(Before reading the next section, point out that in verses 6-8, we may have the fastest “descent” in the Bible. It’s like going from the peak of Mount Everest to the bottom of the Dead Sea in the fifteen seconds it takes to read these verses.)

Read aloud 2:1-11.

¯ Why are verses 6-8 one of the fastest descents in the Bible? (In verse 6, Paul writes of Jesus’ equality with God. There is no higher position. Figuratively speaking, he’s at the peak of Mount Everest. By the end of verse 7, Jesus is an “empty servant.” By the middle of verse 8, Jesus is dead. By the end of verse 8, we learn that not only is he dead, but he died the excruciating death of a criminal on a cross. He’s at the bottom of the Dead Sea, figuratively speaking.)

In other words, sometimes it is necessary to look out for yourself. We should set boundaries when necessary.

¯ Is it appropriate to avoid a person who has a history of injuring others? Why or why not?

Verse 6-11 may be the words of an early Christian hymn. The verses describe Jesus before he was the infant in Bethlehem. Jesus existed from before creation, and before Bethlehem “he had all the essential attributes of deity.” Jesus emptied himself by taking the form of a servant. Jesus “laid aside his high position,” yet “all the fullness of deity was [still] found in him in bodily form.” Jesus did temporarily give up a few characteristics of deity. He could not be everywhere at once as the Spirit of God can. And in Mark 13:32, Jesus says that he does not know when he will return. Therefore, we know that Jesus was not omniscient during his time on Earth. Even so, he was still fully God.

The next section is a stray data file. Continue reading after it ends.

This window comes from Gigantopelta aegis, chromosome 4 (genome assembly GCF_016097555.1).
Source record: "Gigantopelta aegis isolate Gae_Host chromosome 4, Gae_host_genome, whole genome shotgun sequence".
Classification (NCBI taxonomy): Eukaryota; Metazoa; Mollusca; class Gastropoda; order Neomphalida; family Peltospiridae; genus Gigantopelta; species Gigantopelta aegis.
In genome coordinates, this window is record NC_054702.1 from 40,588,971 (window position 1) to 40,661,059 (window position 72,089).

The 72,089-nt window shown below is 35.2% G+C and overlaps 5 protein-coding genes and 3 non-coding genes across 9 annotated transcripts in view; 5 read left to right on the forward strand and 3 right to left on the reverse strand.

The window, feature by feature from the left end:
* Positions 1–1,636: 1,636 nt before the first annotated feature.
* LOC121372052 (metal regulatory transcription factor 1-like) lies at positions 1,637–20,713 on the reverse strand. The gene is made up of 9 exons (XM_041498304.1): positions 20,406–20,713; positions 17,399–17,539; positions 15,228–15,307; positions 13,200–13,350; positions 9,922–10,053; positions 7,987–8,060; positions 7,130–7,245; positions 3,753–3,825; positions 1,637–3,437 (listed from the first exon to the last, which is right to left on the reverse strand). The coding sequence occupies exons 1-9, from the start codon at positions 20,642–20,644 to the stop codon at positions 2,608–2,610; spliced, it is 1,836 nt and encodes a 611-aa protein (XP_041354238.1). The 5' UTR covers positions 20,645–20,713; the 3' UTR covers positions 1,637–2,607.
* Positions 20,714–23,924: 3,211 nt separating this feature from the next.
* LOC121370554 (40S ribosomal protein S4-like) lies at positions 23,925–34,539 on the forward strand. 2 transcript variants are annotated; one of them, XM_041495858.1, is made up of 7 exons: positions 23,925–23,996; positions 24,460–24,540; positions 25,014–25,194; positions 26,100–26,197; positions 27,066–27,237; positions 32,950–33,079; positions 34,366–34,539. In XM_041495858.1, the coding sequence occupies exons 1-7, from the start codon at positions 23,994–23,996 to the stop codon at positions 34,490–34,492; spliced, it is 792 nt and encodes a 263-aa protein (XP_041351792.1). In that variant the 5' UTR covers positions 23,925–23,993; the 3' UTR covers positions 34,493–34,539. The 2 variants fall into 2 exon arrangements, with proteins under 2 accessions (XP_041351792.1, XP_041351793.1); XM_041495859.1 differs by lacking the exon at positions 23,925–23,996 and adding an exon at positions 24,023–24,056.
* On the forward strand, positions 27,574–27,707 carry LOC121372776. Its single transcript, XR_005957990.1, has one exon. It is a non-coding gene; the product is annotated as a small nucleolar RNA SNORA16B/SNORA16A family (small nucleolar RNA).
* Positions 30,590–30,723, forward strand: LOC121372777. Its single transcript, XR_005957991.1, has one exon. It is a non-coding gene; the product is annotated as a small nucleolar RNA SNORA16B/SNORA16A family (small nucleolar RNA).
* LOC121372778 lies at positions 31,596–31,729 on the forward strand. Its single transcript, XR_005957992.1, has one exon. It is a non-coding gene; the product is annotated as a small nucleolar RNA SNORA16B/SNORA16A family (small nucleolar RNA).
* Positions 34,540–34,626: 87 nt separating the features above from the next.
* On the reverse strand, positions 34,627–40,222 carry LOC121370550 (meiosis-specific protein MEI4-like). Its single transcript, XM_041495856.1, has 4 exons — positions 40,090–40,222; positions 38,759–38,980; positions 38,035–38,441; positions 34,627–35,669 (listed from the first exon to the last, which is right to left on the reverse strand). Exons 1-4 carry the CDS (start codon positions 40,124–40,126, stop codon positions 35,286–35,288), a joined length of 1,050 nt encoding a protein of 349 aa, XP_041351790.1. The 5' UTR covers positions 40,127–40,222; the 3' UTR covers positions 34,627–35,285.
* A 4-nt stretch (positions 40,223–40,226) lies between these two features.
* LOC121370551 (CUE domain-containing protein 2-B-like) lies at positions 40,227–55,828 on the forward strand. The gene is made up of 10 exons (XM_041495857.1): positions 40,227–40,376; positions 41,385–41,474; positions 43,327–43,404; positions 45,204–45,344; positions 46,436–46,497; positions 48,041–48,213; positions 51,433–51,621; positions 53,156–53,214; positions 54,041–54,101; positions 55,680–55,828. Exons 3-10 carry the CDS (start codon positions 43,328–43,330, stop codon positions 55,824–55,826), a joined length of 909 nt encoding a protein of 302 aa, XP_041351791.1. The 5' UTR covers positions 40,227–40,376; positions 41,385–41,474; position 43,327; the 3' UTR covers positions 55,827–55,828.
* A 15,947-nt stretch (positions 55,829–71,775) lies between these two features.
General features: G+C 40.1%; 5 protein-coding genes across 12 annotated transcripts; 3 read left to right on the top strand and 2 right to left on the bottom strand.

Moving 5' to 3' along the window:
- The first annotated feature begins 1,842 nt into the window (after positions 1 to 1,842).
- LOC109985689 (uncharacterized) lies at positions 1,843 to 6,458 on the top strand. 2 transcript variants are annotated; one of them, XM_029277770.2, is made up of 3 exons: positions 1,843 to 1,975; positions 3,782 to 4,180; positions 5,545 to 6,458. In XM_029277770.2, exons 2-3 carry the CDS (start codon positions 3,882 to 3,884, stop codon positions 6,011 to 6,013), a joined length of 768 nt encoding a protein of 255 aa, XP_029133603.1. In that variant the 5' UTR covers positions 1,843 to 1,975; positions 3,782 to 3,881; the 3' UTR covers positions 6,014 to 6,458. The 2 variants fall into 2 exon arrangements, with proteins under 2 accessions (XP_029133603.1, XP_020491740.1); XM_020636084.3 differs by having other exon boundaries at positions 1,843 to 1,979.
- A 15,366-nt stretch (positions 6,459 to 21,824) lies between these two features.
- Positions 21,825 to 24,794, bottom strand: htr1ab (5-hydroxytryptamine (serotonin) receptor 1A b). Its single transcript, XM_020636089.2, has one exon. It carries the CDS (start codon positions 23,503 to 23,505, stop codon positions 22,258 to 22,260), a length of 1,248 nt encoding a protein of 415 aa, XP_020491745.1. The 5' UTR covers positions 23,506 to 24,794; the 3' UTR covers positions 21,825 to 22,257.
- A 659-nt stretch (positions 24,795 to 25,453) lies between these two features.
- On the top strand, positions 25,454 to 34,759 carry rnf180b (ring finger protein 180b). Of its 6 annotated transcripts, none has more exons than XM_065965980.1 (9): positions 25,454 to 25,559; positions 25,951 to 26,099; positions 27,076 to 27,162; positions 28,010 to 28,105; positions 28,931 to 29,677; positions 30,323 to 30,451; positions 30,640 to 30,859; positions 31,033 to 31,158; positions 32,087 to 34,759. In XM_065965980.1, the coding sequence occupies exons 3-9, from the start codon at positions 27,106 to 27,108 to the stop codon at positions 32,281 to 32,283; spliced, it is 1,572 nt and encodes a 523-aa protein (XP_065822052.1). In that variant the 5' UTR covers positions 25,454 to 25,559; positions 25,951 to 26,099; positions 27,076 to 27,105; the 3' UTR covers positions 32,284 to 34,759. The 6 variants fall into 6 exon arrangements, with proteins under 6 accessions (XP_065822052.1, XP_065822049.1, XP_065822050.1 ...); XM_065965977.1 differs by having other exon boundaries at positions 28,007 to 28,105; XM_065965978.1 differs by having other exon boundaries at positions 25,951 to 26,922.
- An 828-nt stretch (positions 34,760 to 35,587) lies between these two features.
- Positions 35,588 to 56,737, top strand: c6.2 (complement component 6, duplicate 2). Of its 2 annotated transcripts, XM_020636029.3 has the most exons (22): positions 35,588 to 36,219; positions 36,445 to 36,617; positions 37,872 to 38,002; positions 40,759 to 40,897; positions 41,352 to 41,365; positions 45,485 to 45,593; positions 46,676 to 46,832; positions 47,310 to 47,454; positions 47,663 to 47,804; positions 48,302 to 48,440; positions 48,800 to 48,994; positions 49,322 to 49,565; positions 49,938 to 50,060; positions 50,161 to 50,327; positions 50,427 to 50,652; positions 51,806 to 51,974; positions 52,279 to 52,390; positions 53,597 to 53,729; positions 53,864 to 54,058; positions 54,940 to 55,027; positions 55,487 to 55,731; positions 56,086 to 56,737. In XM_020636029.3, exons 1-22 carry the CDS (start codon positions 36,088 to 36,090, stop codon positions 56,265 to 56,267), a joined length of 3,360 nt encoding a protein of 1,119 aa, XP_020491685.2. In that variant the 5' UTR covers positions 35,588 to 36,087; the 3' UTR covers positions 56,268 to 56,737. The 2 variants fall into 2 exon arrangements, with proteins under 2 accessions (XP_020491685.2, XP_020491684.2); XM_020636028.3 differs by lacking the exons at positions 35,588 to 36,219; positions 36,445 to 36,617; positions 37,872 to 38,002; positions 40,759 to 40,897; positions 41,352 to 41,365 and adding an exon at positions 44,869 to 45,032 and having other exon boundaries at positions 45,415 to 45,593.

Any move from heavenly glory to Earth was a huge step down. But he went even further and was born to a poor peasant couple in an area where animals were kept.

“It is this mindset that the Philippians need to have. a willingness to take the place of a servant.” Jesus wants us to be willing “to take low places in the kingdom.”

¯ In what ways can we take low places in the kingdom of God? (We can do jobs that others do not want to do. We can do tasks that do not earn praise and thanks.)

The late Rich Mullins was a Christian vocal artist. He sang about the night sky in a song called, “Sometimes by Step.” The words of this song say, “Sometimes I think of Abraham/ How one star he saw had been lit for me.” Most of us are not the biological offspring of Abraham, but we are his children in the faith.

¯ How does it affect you to know that as Abraham looked at the night sky 4,000 years ago, one of those stars represented you?

That song also says that on the road of our faith, the climb can be steep.

¯ As you have “worked out your salvation,” how has the road been a steep climb? Have there also been stretches of the road that have been smooth and easy? Which section of the road are you on right now – steep and difficult or level and easy? (Students need not answer aloud.)

¯ How does God use the steep parts of the road of faith? How does God use the smooth, easy stretches?

“Counting others as more significant than ourselves is really a small price to pay in view of all that [Jesus] has given for us.”

Close in prayer, thanking God for Jesus who humbled himself. Ask God to help you to count others as more significant than yourselves as you work out your salvation.

(“From the Pulpit” is a weekly sermon provided by the clergy members of The Weirton Ministerial Association)